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I miss Montana sometimes . . .
buzzed, B&W
While I'm somewhat torn on the idea of the Real ID Act (I think it makes sense to have federal IDs and a national DB, but I also think it should be a funded mandate), Montana has drawn it's line in the sand.

The actual bill text lacks the sensationalism of the linked article. Main objections cited in the bill are the potential threat to privacy of a national DB, the cost of implementation, no clear indication of what the standards for the Real ID would be yet, etc. This item is a bit strange:
WHEREAS, the mandate to the states, through federal legislation that provides no funding for its requirements, to issue what is, in effect, a national identification card appears to be an attempt to "commandeer" the political machinery of the states and to require them to be agents of the federal government, in violation of the principles of federalism contained in the 10th amendment to the U.S. Constitution, as construed by the United States Supreme Court in New York v. United States, 488 U.S. 1041 (1992), United States v. Lopez, 514 U.S. 549 (1995), and Printz v. United States, 521 U.S. 898 (1997);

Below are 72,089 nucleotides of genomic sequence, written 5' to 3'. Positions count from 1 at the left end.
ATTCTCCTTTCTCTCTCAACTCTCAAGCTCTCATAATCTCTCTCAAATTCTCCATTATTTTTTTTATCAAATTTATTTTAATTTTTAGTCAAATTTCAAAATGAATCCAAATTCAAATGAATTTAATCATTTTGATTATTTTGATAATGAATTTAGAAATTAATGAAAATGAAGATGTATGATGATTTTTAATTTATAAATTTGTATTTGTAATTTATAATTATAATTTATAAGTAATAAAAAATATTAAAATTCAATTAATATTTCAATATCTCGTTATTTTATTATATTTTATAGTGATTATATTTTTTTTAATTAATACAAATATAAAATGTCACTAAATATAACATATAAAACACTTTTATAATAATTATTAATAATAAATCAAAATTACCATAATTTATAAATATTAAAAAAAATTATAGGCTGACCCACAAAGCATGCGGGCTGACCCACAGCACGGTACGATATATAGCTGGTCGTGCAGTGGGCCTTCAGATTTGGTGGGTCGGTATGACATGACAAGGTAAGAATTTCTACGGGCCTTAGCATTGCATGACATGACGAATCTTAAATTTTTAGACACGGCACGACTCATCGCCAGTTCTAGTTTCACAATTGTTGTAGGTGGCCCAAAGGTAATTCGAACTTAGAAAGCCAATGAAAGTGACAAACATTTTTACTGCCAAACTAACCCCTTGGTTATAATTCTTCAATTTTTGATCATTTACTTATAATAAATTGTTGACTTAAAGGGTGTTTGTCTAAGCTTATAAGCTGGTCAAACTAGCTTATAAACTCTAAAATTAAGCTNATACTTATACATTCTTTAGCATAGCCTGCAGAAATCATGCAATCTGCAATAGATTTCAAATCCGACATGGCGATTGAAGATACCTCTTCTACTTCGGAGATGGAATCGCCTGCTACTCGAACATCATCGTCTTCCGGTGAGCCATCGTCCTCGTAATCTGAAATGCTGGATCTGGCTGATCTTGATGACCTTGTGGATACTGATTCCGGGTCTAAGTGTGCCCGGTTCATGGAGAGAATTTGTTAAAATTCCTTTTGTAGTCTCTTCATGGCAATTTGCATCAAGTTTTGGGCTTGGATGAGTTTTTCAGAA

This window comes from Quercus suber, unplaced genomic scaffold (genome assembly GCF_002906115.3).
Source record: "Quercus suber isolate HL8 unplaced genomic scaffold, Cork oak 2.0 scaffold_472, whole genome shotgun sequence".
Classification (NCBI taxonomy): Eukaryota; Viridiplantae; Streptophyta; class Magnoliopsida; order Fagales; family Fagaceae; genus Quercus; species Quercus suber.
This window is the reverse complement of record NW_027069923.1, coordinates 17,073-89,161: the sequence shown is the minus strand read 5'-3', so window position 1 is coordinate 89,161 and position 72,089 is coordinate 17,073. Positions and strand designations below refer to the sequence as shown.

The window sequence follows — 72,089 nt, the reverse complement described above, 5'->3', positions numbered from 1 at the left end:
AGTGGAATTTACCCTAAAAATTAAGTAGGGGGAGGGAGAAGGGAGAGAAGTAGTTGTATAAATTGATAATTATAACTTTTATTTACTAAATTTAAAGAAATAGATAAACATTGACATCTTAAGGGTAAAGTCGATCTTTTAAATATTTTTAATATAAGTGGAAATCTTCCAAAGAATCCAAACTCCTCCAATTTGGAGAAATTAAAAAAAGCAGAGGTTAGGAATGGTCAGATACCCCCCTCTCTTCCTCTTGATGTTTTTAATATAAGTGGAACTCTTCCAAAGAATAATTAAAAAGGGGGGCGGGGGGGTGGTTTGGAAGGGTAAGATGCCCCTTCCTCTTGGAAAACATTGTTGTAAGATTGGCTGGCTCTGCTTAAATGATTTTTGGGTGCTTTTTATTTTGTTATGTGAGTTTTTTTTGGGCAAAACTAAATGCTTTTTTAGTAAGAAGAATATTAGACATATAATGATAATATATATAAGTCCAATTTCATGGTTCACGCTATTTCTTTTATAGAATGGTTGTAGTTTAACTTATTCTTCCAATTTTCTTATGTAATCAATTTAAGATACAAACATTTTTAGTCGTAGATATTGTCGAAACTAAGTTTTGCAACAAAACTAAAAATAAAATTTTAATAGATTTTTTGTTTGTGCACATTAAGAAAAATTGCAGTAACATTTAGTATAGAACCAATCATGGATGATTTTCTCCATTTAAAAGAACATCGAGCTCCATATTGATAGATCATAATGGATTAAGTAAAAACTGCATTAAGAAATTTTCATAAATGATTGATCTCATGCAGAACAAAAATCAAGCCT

It seems that same argument could be applied to any Federal program implemented at the state level, such as welfare, Medicaid, etc.

There's also the stupid item that other states have opposed it, so Montana should too.